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Smoky Mountain

Exodus 19



I believe it’s very likely that Mt. Sinai is in Arabia at Jabal al Lawz, pictured here, rather than the traditional belief of the Sinai Peninsula location where St. Catherine’s Monastery sits today.  If you disagree, we can still be friends and I can respect your position.  These pictures are at the least, fascinating, and it’s been determined that the black top of this mountain is not volcanic rock, but actual granite which has been scorched.  This may be the place, not that it matters too much.


God gave Moses the moral law on this mountain, wherever it is, and I’d like to address the reason why before we look at the commandments one by one over the next few weeks.


1. The giving of the law established the fact that God wants a relationship with mankind. (Exodus 19:3-6)
I want to give you a principle that will help you in many different areas of your life. It will help you in your relationship with God, your relationship with your kids, and even your relationships at work. Here’s the principle: RULES without RELATIONSHIP leads to REBELLION. If you lay down rules for your kids to follow, but you spend no time getting to know them, involving yourself in their lives and allowing them to get to know you, then chances are that they will rebel against you. If in your work relationship, the only time that you ever have contact with your boss is when he is laying down the requirements of the job and telling you how far short you fall of those requirements, the chances are that you will resent that boss. You may not rebel outwardly for fear of losing your job, but there will probably be rebellion in your heart.


The same is true in your relationship with God. Part of the reason that you have a real problem with some of the laws that He has laid down for your life is because you have not ever established a personal relationship with Him or you have never worked very hard to make that relationship strong and special. Do you know that before God ever laid down the first of the Ten Commandments, He made it very clear that He wanted a special relationship with these people?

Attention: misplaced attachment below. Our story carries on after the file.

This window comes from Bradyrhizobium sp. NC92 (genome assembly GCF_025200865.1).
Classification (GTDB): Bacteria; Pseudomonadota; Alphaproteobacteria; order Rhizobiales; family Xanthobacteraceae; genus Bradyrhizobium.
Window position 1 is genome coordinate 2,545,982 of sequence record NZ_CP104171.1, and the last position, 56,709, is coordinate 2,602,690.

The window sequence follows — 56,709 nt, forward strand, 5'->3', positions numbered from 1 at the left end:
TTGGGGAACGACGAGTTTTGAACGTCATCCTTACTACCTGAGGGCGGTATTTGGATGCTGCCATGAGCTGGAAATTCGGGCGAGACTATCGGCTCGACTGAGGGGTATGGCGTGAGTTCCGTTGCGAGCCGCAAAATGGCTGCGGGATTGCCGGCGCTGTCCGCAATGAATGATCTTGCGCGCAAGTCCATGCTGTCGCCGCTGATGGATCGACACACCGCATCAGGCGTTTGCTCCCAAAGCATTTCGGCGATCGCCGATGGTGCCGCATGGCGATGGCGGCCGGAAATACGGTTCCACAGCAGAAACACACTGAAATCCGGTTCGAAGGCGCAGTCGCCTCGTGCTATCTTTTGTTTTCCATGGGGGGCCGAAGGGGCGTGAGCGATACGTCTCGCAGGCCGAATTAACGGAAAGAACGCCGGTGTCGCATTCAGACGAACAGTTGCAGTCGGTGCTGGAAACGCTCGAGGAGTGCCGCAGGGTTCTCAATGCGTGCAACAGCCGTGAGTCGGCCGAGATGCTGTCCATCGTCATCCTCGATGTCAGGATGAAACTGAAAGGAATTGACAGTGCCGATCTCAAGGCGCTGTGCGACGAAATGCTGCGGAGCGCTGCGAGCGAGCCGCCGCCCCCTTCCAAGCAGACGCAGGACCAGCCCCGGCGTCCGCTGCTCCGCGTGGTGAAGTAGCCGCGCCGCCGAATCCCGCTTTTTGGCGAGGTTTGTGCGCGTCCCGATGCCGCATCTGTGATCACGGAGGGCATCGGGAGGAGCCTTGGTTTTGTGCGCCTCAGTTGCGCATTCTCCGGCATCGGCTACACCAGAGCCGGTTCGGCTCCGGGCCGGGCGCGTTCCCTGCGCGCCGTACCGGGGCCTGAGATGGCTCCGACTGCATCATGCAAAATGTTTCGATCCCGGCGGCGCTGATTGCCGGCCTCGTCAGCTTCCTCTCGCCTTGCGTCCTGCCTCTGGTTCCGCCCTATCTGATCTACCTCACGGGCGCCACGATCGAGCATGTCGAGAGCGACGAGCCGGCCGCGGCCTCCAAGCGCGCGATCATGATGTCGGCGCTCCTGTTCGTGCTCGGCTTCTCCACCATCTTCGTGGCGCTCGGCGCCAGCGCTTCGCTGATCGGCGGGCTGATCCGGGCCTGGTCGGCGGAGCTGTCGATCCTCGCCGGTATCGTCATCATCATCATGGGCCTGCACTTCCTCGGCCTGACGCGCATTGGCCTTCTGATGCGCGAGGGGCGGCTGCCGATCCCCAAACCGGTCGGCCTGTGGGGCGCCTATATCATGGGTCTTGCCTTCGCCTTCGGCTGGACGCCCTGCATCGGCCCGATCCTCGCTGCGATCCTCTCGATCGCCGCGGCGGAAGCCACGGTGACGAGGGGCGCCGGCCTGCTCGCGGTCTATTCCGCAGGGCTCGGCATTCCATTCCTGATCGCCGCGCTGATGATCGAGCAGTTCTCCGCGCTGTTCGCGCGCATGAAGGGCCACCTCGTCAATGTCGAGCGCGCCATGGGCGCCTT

God demonstrates His power, His provisions and His protection to draw you to Himself (vs. 4)

God demonstrated His power when He rescued the Israelites out of slavery in Egypt. He sent 10 awe-inspiring plagues on the Egyptians to convince both the Egyptians and the Israelites that He truly was almighty God. He caused the water to turn to blood, and the sky to rain down hail, and the darkness to cover the face of the land in the middle of the day. And then when Israel was trapped at the Red Sea, God demonstrated His power by parting the waters so that the Israelites could cross over on dry ground. God demonstrated His provisions by providing them a fountain of water that flowed out of a rock and bread that materialized on the ground every morning. When Israel’s enemies threatened to destroy them, whether it was the Egyptians at the Red Sea or the Amalekites out in the wilderness, God demonstrated His protection by wiping them out. Why did God do all these things for Israel? Look at vs. 4. [read it]. God did all these things in order that He might bring them into a relationship with Himself.

The Bible records in James 1:17 that every good and perfect gift comes down from God the Father. That means that everything good that has ever happened in your life didn’t just happen. It was sent down by God. Every time that there was food on your table, it was because God provided it for you. Every time that you have received healing from a disease or sickness was because God demonstrated His power in your life. Every accident that you have ever avoided and every storm that you have made it through were because of God’s hands of protection surrounding you. Why does He do these things in your life? Is it because you are good person? No. It is because He wants you to recognize His love for you and He wants to draw you into a relationship with Him.

God communicates His desire to make you His special treasure above all other things (vs. 5)
God told Moses to tell the Israelites that if they would choose to enter into this relationship, that He would make them specifically His most prized possession of all that He had in the entire universe.


Ill.—2 couples have recently had babies, and everyone oooh’s and aaah’s over them.  They are a prized possession that they guard closely.